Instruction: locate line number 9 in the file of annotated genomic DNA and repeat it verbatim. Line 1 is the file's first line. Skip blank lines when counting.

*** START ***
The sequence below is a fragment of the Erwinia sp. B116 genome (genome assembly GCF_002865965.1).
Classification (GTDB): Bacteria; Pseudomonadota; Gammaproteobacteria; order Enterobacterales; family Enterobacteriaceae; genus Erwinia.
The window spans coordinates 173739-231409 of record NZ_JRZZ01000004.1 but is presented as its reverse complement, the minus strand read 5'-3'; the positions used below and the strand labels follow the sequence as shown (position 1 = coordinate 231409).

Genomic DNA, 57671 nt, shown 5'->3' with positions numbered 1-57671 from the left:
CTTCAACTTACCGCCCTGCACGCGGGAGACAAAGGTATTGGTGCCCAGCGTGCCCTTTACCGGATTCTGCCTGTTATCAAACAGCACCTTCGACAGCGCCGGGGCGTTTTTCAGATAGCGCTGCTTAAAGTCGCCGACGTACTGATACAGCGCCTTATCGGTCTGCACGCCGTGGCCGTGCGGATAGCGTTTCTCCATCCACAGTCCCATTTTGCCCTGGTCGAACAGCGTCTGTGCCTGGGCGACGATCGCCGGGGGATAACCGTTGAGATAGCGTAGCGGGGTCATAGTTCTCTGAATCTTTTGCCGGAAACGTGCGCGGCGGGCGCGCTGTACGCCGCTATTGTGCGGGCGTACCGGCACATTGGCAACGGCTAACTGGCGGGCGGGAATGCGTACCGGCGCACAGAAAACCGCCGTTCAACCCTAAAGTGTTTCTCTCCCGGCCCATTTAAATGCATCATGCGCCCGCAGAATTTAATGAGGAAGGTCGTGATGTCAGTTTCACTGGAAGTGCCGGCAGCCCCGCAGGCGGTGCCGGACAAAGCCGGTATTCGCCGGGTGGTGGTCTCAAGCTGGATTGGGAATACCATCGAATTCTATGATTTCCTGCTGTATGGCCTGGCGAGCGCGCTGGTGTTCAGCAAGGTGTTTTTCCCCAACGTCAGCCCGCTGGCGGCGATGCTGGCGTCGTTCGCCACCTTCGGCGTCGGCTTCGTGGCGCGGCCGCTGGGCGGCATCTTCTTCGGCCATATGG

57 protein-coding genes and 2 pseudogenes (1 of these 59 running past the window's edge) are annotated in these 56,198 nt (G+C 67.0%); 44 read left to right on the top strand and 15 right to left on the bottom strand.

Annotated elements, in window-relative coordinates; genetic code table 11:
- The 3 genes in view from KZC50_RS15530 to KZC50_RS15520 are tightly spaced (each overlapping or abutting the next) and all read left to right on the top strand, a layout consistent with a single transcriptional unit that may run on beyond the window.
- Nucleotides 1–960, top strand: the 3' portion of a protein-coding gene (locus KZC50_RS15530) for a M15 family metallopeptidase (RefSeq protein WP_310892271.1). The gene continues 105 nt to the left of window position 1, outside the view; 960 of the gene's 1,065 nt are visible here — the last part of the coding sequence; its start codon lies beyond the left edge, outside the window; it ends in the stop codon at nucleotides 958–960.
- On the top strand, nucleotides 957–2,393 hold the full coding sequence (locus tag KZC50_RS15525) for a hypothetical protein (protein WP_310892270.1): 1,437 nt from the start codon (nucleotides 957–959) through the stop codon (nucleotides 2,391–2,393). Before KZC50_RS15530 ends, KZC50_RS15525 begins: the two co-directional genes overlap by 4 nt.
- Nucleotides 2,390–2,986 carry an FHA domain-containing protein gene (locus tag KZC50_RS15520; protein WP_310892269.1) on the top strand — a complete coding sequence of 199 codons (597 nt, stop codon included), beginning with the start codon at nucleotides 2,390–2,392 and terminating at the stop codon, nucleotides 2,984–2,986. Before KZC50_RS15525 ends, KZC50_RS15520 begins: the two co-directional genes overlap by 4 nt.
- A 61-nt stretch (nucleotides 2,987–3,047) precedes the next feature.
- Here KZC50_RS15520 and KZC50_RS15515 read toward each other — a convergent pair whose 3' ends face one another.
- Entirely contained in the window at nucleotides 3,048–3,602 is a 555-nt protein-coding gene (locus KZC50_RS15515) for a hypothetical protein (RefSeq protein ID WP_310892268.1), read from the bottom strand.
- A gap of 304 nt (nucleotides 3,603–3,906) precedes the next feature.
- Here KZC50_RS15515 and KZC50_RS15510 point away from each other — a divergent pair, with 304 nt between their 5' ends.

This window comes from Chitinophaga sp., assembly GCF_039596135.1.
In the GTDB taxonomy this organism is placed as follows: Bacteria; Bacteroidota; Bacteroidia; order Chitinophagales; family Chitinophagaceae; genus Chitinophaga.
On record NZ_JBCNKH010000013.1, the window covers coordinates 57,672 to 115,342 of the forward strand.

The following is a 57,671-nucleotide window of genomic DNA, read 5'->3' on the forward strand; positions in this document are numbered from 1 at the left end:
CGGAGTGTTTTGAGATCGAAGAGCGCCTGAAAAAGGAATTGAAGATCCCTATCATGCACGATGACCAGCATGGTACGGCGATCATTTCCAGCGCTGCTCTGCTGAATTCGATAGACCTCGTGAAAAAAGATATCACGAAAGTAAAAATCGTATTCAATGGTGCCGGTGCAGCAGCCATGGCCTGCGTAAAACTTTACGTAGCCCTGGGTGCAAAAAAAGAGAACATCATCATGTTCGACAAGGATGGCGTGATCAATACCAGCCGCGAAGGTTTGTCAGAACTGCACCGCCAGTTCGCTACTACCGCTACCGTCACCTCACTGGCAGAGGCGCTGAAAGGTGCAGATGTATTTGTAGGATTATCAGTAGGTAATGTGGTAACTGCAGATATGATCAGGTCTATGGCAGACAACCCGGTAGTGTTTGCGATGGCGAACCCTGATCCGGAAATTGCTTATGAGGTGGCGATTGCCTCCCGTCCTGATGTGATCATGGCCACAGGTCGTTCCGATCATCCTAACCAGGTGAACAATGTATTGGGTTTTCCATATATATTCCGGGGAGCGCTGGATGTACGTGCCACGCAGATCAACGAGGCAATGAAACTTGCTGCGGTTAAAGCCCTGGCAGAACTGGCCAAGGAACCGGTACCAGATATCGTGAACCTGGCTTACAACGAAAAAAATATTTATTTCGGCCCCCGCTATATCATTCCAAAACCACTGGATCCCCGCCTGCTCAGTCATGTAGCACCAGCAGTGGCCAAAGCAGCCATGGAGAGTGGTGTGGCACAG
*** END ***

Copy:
- Nucleotides 1–960, top strand: the 3' portion of a protein-coding gene (locus KZC50_RS15530) for a M15 family metallopeptidase (RefSeq protein WP_310892271.1). The gene continues 105 nt to the left of window position 1, outside the view; 960 of the gene's 1,065 nt are visible here — the last part of the coding sequence; its start codon lies beyond the left edge, outside the window; it ends in the stop codon at nucleotides 958–960.